Boeing Faces Criminal Probe, Says It Can’t Find Door Plug Removal Records


Numerous sources are reporting the Department of Justice has launched a criminal investigation into the events leading up to the rapid decompression of an Alaska Airlines MAX 9 over Oregon on Jan. 5. Alaska Airlines confirmed the probe to the New York Times. “In an event like this, it’s normal for the D.O.J. to be conducting an investigation,” Alaska Airlines said in a statement. “We are fully cooperating and do not believe we are a target of the investigation.” Boeing did not comment to the Times.

Meanwhile, Boeing says the manufacturing records it was accused of withholding from investigators in the 737 MAX 9 door plug blowout incident probably never existed. The company came under fire from NTSB Chair Jennifer Homendy earlier this week for its lack of cooperation in furnishing documents that are supposed to be kept concerning the actions taken and the people who did the work. “We have looked extensively and have not found any such documentation,” Ziad Ojakli, Boeing executive vice president and the company’s chief government lobbyist, said in a letter to Sen. Maria Cantwell, D-Wa., obtained by the Seattle Times, adding the “working hypothesis: that the documents required by our processes were not created when the door plug was opened.”

The door plug was removed at Boeing’s Renton factory to allow repair of some faulty rivets. The rivet repair records, including photos, were leaked by a whistleblower early in the investigation. That whistleblower also said records show that four bolts required to secure the door plug were not installed, which is at odds with Boeing’s most recent claims. The removal and replacement of the door plug is done by a separate team of workers trained in that operation and the NTSB wants to interview those involved. “We don’t have the records. We don’t have the names of the 25 people. It’s absurd that two months later, we don’t have that,” Homendy told a Senate committee hearing. After hearing that, Cantwell, the chair of the Senate Committee on Commerce, Science and Transportation, gave Boeing two days to hand over the documents.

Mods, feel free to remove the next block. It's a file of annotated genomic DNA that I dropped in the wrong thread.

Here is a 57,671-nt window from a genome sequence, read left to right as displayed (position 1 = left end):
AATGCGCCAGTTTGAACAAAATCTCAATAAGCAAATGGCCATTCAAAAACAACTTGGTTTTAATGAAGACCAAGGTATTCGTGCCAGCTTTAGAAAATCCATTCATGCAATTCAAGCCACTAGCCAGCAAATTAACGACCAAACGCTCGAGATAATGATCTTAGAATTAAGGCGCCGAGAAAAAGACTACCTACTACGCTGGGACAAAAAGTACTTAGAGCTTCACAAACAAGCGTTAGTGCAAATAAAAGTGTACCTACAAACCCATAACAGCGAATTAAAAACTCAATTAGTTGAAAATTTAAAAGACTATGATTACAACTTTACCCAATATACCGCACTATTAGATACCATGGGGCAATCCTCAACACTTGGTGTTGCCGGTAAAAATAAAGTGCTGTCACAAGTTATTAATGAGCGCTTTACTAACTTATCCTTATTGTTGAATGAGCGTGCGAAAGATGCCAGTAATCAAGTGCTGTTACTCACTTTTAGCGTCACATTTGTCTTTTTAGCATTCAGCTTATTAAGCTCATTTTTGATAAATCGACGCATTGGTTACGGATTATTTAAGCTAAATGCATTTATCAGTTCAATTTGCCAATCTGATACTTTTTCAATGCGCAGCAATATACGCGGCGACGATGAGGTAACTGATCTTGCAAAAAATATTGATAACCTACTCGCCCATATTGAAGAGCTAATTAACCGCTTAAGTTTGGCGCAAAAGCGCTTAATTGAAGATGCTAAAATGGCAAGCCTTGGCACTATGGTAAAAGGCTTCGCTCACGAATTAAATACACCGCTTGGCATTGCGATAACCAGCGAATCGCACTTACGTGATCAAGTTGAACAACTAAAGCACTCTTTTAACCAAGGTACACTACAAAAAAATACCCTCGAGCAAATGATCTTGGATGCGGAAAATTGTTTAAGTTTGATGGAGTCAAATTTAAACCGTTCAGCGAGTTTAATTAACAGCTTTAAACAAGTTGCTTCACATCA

The NTSB, in its preliminary report on the mishap, determined the four bolts necessary to prevent the door plug sliding up and out of the fuselage gap were not installed when the finished plane was delivered to Alaska Airlines. On Jan. 5, after several flights in which the aircraft’s pressurization system detected a leak, the plug blew out as the plane climbed through 16,000 feet on its way from Portland to Ontario, California, as Flight 1282. There were no serious injuries and the crew landed the plane safely back in Portland.

Russ Niles